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Tobacciana

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Tobacciana

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Joe Michl's Fifty Little Orphans.  Smoke the
1 Joe Michl's Fifty Little Orphans. Smoke the "Little Orphan" Cigar. Best on Earth for 5 Cents. Manufactured by Jos. Michl, Decatur, Ill.
Decatur, IL. Printed in Philadelphia Joe E. Harris & Sons 
Bizarre large trade card that uses cherubic-looking orphans to market a cigar. N.d., circa 1900. Card measures 10.5 by 18 cm. Unquestionably a novelty, with ophans pushing cigars. 
Price: 25.00 USD
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Yacht Colors of the World, [together with] Fancy Dress Ball Costumes, [together with] Musical Instruments of the World (Three books in one)
2 Yacht Colors of the World, [together with] Fancy Dress Ball Costumes, [together with] Musical Instruments of the World (Three books in one)
Durham, NC and New York W. Duke, Sons & Co. Printed by Knapp & CO., NY First Edition Wraps Very Good Plus 
N.d., circa late 1880s. Oblong 8vo. (7 by 10 inches, 17 by 26 cm.) 22 pp., plus wraps, which also have chromolithographic imagery. Reproduction of three different series of cigarette cards issued by the Duke company, which was a pioneer in the mass production of cigarettes and the namesake of Duke University, among other things. Cigarette cards were a promotional tool of cigarette companies, and as an extra gift of sorts with the purchase of a box of cigarettes, an instant collectible. In the these three book renderings of the cards, the cards are artfully placed on the page with a backdrop of period arts and craft decoration that also incorporates, and accentuates, the theme of the particular collection of cards. Thus with the Yacht series, we have some sailing motives as well as more generic Morris-esque decoration. Slightly more elaborate, and also impressive, is the background used for musical instruments. In cards from all three series, comely women are featured, and in the first two series, the women are all famous and popular actresses of the day, and they are identified by name. (In the third series, they are unnamed but probably actresses as well.) Thus we find the likes of Lillian Russell, Mojeska, Julia Marlowe, and many other former celebrities whom posterity has not treated so kindly. From the images of these women, whether or not named, we catch a glimpse at a past standard of beauty, and one that is quite a different aesthetic from our own, although many of the women depicted would still undoubted be soft on the modern eye. The fancy dress ball series is probably the most visually interesting, with its idiosyncratic, eccentric hats that play on literally and loosely a designated name such as "The Watermelon", with a quarter watermelon atop Rose Coghlan's head, "What's the Ante", with five cards afloat Nanine Palmer's coif, or "The Glorious Fourth", with rocket shapes arising from the noggin of Violet Cameron. On the other hand, the musical instrument series is the most visually integrated of the three, with its lively backsplashes of color. Most of the leaves have eight to ten card images, with four of the leaves feature a single image of a lovely pulchritude. The imagery is entirely on the rectos, excepting the rear wrap. Rebacked with cloth. Corner chip on rear cover by spine. One minor closed tear also on rear cover. Minor wear besides.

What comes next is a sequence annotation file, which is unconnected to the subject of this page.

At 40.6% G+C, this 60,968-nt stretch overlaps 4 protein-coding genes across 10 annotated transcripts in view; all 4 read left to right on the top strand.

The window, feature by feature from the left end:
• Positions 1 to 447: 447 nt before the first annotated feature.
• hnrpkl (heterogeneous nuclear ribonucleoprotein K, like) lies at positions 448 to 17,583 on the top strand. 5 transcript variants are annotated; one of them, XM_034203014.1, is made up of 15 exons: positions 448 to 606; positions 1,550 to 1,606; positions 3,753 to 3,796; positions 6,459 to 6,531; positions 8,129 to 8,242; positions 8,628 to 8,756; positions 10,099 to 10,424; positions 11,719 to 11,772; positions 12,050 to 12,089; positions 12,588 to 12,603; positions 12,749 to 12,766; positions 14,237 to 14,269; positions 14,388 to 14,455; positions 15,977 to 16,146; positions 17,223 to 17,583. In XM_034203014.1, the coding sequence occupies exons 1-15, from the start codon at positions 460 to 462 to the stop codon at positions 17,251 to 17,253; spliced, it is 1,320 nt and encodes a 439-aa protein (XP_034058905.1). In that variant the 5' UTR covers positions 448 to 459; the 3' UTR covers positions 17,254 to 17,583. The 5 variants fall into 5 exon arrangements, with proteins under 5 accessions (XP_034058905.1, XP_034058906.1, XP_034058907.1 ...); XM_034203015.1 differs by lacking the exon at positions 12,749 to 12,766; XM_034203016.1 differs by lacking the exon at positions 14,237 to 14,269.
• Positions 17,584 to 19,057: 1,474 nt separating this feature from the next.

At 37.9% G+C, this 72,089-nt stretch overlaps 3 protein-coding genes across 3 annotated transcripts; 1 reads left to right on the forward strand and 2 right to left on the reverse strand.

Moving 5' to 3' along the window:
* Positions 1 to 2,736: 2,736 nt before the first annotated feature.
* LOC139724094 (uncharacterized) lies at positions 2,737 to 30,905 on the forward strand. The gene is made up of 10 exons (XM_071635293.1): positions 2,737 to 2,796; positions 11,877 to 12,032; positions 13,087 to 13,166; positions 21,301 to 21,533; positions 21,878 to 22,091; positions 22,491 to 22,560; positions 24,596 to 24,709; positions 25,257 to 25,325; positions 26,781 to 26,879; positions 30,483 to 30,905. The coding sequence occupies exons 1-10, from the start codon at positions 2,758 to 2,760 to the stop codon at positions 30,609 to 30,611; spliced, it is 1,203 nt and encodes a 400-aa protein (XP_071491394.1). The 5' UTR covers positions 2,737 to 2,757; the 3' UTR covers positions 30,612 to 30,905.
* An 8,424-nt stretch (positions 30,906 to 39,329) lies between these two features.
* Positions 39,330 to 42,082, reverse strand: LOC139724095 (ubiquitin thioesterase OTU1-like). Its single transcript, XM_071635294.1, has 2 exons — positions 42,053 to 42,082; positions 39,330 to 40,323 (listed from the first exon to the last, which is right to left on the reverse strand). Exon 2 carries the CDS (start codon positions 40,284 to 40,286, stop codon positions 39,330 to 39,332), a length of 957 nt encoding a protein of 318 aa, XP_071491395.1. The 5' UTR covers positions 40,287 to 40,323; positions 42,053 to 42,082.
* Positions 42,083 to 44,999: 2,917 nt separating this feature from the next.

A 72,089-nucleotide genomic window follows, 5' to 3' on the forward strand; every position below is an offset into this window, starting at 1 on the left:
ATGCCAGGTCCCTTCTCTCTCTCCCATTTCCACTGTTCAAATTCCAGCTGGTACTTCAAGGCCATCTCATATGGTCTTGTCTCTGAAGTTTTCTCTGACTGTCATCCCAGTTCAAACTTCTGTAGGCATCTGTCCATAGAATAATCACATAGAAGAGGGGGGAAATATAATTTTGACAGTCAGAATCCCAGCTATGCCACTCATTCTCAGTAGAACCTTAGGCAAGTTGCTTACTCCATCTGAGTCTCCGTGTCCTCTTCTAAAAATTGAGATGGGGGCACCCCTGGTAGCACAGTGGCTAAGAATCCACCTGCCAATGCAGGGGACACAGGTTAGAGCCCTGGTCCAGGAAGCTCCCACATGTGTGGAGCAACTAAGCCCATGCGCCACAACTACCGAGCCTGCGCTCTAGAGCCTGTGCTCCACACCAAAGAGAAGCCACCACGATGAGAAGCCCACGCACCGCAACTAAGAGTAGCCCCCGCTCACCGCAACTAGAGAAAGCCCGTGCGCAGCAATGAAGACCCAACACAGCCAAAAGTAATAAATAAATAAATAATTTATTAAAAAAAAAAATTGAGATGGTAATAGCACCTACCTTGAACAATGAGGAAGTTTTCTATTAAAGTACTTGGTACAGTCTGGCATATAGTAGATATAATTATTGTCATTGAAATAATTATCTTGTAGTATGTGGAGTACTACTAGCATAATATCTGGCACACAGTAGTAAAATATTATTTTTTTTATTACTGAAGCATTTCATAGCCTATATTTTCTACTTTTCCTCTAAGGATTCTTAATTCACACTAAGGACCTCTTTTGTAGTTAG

Price: 500.00 USD
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